Annie Lennox has said the world will be “in real jeopardy” if countries do not try to cut their emissions ahead of the final week of COP26.
The Aberdeen-born singer, who is chancellor of Glasgow Caledonian University, said she is “proud” the climate change summit is taking place in Scotland.
However she hopes world leaders will “walk the talk” and take action over the climate crisis.
She said: “Being around COP26, everyone is focused on climate change but afterwards, when everyone leaves, one has to walk one’s talk.
“If large countries such as India and China do not get on board and really genuinely try to reduce their emissions, we are in real jeopardy.
“I am very proud it’s taking place in Scotland but I really have this terrible sense of dread.
“The latest UN report says we are missing the opportunity to build back better after the pandemic and if we don’t, we face disastrous temperature rises of at least 2.7C if countries fail to meet their climate goals.
“That is really sobering. COP26 is not about the talk – it’s about meeting the pledges, so the outcome remains to be seen.”
Lennox, who now lives in America, has given up meat and become vegetarian to help reduce her impact on the planet but wishes she could do more.
She said: “I’m living here in America. Everything is plastic. To be quite frank it haunts me because I don’t personally know how to change a system that is all around me.
“If there was one thing, my one change is becoming vegetarian and not eating red meat. I live with despair, I am dreadfully anxious about our future. Every day I feel ‘Oh my god, we’re stuck’.”
Lennox says she inherited her “passion for social activism” from her father’s relatives, who she said were “working-class shipyard workers and socialists”.
She recalled: “One half of my family were very socially conscious and activists between the First and Second World Wars.
“My grandparents were social activists working outside the factory gates, handing out pamphlets, fighting against the fascists that came up to Scotland trying to persuade working-class people to join the fascist movement. I only found out about my grandparents’ activism later on in life.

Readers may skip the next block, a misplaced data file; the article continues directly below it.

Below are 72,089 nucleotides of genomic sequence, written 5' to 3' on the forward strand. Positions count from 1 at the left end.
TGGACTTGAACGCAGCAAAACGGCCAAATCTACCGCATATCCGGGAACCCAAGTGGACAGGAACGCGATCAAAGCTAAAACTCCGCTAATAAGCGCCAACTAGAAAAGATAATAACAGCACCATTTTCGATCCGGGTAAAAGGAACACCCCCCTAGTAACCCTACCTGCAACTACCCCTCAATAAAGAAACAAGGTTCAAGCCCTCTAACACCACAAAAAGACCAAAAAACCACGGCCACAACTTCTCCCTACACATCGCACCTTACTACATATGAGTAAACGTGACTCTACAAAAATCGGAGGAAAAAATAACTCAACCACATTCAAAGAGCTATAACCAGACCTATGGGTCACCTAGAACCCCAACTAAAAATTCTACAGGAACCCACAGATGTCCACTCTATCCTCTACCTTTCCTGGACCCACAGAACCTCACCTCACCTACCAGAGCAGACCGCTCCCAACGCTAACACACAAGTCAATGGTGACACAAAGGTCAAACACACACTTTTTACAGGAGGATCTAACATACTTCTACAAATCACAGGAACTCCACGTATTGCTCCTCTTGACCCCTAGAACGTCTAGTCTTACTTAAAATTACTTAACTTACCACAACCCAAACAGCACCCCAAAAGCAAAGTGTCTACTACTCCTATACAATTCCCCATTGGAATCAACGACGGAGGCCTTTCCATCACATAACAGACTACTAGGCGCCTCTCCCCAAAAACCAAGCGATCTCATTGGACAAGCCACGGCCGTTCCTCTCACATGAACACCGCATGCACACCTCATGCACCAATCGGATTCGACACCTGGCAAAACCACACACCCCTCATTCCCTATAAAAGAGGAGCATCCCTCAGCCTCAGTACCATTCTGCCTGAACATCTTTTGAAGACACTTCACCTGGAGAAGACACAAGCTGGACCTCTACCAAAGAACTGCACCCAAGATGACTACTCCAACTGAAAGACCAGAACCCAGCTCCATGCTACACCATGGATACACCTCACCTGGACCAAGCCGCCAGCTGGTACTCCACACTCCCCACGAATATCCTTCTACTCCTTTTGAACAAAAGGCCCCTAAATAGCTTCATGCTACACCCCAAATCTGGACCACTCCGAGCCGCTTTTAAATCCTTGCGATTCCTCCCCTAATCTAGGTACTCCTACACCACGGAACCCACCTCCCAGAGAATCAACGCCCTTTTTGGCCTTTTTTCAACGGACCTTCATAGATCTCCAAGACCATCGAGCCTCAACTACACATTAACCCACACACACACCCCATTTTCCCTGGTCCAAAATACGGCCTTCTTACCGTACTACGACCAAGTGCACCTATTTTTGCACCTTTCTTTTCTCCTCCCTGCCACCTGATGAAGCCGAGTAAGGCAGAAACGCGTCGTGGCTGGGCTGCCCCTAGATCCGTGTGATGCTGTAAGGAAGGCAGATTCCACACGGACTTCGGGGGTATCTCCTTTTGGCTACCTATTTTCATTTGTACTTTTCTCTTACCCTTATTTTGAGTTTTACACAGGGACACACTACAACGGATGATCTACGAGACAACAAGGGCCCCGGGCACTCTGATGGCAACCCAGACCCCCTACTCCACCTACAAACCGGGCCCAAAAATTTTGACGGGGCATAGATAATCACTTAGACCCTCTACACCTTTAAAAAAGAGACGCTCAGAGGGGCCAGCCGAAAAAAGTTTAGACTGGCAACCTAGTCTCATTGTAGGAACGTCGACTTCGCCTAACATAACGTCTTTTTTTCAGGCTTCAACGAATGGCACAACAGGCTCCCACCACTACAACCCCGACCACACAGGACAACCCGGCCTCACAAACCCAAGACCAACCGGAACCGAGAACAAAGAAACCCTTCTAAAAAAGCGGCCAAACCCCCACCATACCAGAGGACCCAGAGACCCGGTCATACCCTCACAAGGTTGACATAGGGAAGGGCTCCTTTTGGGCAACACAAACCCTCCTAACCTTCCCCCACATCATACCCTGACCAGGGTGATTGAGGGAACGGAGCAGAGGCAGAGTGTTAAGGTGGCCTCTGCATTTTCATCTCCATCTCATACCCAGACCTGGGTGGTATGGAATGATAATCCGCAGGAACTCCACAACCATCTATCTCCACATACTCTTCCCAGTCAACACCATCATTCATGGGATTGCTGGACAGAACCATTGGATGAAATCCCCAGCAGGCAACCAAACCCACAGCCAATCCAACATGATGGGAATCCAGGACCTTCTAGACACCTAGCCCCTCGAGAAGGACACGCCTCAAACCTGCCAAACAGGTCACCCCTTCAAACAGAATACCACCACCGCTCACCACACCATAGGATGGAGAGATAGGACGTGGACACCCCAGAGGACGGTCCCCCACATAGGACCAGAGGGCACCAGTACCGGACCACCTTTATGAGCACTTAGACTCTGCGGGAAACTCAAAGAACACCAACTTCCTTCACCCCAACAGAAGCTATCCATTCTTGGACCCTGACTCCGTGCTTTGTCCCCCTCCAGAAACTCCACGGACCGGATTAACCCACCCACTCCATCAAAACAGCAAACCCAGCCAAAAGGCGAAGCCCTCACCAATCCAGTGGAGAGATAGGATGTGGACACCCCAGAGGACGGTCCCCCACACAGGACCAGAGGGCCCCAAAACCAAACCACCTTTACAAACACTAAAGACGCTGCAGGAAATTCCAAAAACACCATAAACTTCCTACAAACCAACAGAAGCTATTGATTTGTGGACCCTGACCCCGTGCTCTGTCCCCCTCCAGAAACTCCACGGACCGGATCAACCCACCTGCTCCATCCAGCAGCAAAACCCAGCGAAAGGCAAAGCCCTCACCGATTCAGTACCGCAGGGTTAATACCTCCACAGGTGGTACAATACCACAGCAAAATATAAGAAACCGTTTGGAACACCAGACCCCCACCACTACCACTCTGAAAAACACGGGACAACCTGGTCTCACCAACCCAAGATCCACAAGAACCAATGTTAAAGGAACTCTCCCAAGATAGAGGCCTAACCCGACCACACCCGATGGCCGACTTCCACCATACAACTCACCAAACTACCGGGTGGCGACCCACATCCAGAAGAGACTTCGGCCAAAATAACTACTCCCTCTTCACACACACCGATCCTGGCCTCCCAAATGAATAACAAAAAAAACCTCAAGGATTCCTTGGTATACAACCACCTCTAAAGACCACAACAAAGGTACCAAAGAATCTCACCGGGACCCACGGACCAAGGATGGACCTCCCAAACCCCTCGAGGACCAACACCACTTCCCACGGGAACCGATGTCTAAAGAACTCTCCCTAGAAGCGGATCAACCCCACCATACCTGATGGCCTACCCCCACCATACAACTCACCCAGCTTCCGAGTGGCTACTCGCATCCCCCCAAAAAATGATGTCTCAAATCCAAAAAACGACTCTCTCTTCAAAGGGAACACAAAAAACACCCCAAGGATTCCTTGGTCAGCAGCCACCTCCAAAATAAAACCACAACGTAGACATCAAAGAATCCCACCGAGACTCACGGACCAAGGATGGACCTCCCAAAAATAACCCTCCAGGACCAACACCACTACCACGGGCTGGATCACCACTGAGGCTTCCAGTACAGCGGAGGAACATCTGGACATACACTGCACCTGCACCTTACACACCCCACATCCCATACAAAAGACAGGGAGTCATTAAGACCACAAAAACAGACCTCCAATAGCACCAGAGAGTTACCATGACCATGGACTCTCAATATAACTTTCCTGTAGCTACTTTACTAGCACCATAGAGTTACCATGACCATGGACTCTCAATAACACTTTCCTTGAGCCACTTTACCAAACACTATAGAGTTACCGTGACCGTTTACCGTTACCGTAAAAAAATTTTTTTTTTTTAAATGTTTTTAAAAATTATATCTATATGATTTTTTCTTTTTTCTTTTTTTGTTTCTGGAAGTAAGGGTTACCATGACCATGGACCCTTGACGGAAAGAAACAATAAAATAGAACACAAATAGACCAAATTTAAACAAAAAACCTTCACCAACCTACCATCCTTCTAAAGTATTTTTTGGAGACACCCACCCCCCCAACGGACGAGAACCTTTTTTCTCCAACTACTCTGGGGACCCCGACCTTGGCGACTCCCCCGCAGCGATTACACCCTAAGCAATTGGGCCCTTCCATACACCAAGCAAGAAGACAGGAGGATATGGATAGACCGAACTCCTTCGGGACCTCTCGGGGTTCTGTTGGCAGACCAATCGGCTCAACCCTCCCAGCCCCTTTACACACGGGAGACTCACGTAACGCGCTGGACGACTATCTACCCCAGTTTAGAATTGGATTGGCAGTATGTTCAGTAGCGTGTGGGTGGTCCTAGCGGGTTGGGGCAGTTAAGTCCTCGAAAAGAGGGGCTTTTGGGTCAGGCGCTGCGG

“Some of that consciousness has come from hearing these issues being discussed around the dinner table. It wasn’t beaten into me but somehow or another there is something in the Lennox DNA that is very aware of injustice. It has always been the case. I feel it in my bones. It is in my blood and I cannot walk away from it.”
She continued: “When I went down to London in 1971 something significant happened to me. Dave Stewart, my partner in Eurythmics’ stepfather was passionate about the glaciers melting.
“He had every book on the subject. Every Sunday, he used to go with a placard down to Camden Lock and tell people that the ice caps were melting and we were going to be flooded. It sounded quite eccentric at the time but he knew that huge climate justice organisations were picking up on this.
“That is why I am so passionate, as chancellor of Glasgow Caledonian University, to encourage and inspire our students to actively take part in tackling this climate emergency.
“This is a real, serious, global, pending catastrophe – I’m not going to mince my words because we can’t hide it under the table any more. We must speak candidly about it.
“Our young generation must inherit the Earth and it must be a fit place for our children and grandchild, otherwise we have no future.
“As chancellor, my role involves young students who work hard to become graduates, scientists, visionaries, planners and leaders. I’m deeply concerned about the challenges they will have to face in the years that lie ahead.”